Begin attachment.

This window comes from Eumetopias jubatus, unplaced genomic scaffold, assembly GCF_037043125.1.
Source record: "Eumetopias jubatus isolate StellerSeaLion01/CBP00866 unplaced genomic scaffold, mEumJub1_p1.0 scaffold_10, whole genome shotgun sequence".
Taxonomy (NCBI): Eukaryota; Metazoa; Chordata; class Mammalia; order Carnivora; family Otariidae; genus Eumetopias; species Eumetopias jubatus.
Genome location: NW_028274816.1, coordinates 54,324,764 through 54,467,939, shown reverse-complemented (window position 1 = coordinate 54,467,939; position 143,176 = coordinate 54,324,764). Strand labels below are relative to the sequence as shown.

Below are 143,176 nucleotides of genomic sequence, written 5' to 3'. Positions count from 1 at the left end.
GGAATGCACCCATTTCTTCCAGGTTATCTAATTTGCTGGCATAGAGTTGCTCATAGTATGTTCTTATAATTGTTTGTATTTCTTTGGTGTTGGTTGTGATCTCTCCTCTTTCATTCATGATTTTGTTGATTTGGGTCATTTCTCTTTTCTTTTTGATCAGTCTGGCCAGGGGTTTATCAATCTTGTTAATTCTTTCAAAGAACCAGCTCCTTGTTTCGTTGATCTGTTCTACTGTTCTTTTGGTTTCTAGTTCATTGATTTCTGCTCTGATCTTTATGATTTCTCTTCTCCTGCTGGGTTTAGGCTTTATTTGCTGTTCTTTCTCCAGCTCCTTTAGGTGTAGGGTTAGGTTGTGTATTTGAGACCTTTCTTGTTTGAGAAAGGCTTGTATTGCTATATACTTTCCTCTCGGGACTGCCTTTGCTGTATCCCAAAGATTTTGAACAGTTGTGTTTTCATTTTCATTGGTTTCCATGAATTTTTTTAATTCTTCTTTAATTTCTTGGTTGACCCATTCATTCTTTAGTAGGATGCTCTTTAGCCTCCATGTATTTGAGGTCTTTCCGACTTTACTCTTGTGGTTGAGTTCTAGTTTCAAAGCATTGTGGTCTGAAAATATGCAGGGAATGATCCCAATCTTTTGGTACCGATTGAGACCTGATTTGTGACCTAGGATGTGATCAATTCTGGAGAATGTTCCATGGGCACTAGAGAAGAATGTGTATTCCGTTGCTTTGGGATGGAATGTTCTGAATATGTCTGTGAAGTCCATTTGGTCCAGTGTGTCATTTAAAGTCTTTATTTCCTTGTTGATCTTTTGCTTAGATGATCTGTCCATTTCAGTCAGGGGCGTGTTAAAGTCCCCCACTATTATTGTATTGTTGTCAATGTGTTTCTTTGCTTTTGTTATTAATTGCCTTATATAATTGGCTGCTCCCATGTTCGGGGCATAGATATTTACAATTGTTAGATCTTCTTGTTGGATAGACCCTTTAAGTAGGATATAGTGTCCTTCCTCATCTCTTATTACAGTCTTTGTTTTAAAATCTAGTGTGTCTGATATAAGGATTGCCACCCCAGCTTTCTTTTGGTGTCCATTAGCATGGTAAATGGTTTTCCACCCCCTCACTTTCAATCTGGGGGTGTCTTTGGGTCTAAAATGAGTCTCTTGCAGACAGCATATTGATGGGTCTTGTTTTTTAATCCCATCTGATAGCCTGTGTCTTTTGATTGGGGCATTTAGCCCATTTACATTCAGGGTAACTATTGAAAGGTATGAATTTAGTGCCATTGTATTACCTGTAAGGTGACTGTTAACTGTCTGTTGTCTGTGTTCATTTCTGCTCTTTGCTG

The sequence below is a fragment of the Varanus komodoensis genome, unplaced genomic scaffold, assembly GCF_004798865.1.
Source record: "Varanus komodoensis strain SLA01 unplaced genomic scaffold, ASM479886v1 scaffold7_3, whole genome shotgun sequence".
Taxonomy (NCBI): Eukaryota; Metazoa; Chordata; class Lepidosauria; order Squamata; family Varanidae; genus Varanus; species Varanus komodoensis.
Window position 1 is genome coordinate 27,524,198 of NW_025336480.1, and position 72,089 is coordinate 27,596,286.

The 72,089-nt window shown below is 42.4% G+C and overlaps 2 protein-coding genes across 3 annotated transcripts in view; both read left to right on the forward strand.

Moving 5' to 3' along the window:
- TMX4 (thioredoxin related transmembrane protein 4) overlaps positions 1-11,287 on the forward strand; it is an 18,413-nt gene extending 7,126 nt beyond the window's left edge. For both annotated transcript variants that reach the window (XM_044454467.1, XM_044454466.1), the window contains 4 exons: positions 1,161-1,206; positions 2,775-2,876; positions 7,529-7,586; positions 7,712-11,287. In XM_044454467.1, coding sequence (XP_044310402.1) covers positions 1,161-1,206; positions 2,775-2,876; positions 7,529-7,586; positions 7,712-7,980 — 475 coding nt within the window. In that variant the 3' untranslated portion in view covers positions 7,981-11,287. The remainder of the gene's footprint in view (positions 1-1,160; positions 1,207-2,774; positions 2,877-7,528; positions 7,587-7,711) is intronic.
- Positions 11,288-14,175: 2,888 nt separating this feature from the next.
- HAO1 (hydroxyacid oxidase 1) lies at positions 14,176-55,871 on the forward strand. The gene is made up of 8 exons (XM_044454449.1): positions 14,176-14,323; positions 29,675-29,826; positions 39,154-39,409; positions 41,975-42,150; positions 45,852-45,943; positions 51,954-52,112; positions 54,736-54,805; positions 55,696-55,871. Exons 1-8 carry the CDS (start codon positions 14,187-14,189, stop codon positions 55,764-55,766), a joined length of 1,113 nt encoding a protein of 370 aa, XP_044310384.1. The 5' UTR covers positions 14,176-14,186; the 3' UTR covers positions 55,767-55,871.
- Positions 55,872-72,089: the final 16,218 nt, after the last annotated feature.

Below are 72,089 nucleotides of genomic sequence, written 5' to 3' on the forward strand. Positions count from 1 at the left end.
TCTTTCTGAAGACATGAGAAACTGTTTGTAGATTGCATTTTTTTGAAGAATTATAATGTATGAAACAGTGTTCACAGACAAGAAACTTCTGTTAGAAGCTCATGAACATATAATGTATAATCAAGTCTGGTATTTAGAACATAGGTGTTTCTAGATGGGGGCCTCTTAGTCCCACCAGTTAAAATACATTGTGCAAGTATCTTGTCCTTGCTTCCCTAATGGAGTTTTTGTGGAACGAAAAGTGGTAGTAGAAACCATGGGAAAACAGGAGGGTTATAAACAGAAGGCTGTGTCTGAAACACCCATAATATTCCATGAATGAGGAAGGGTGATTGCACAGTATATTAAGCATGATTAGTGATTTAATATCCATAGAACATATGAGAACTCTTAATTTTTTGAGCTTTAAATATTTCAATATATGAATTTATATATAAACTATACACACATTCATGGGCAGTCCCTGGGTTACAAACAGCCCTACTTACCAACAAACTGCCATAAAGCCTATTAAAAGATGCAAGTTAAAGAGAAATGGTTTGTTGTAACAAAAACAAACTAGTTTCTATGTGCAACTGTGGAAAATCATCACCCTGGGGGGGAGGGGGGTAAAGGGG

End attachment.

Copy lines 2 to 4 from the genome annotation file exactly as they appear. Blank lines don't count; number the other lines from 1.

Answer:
Source record: "Eumetopias jubatus isolate StellerSeaLion01/CBP00866 unplaced genomic scaffold, mEumJub1_p1.0 scaffold_10, whole genome shotgun sequence".
Taxonomy (NCBI): Eukaryota; Metazoa; Chordata; class Mammalia; order Carnivora; family Otariidae; genus Eumetopias; species Eumetopias jubatus.
Genome location: NW_028274816.1, coordinates 54,324,764 through 54,467,939, shown reverse-complemented (window position 1 = coordinate 54,467,939; position 143,176 = coordinate 54,324,764). Strand labels below are relative to the sequence as shown.